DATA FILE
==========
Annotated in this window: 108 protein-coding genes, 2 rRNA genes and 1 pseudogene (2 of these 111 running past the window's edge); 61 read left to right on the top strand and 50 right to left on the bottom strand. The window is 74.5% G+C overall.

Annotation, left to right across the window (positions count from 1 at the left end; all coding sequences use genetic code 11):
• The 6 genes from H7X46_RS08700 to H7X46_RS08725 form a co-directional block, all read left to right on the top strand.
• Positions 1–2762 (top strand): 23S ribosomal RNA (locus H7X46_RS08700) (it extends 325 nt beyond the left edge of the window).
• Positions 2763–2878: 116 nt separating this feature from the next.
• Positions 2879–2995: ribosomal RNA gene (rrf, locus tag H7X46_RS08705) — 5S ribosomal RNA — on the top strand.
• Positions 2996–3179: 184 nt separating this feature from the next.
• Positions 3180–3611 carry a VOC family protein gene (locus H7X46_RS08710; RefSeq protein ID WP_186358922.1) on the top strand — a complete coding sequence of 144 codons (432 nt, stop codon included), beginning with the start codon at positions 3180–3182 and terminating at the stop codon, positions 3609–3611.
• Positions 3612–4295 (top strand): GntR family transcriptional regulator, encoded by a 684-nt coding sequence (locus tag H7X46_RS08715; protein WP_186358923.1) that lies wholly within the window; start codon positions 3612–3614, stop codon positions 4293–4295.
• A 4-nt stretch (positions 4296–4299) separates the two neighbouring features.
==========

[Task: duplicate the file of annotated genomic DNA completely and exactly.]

Annotated in this window: 108 protein-coding genes, 2 rRNA genes and 1 pseudogene (2 of these 111 running past the window's edge); 61 read left to right on the top strand and 50 right to left on the bottom strand. The window is 74.5% G+C overall.

Annotation, left to right across the window (positions count from 1 at the left end; all coding sequences use genetic code 11):
• The 6 genes from H7X46_RS08700 to H7X46_RS08725 form a co-directional block, all read left to right on the top strand.
• Positions 1–2762 (top strand): 23S ribosomal RNA (locus H7X46_RS08700) (it extends 325 nt beyond the left edge of the window).
• Positions 2763–2878: 116 nt separating this feature from the next.
• Positions 2879–2995: ribosomal RNA gene (rrf, locus tag H7X46_RS08705) — 5S ribosomal RNA — on the top strand.
• Positions 2996–3179: 184 nt separating this feature from the next.
• Positions 3180–3611 carry a VOC family protein gene (locus H7X46_RS08710; RefSeq protein ID WP_186358922.1) on the top strand — a complete coding sequence of 144 codons (432 nt, stop codon included), beginning with the start codon at positions 3180–3182 and terminating at the stop codon, positions 3609–3611.
• Positions 3612–4295 (top strand): GntR family transcriptional regulator, encoded by a 684-nt coding sequence (locus tag H7X46_RS08715; protein WP_186358923.1) that lies wholly within the window; start codon positions 3612–3614, stop codon positions 4293–4295.
• A 4-nt stretch (positions 4296–4299) separates the two neighbouring features.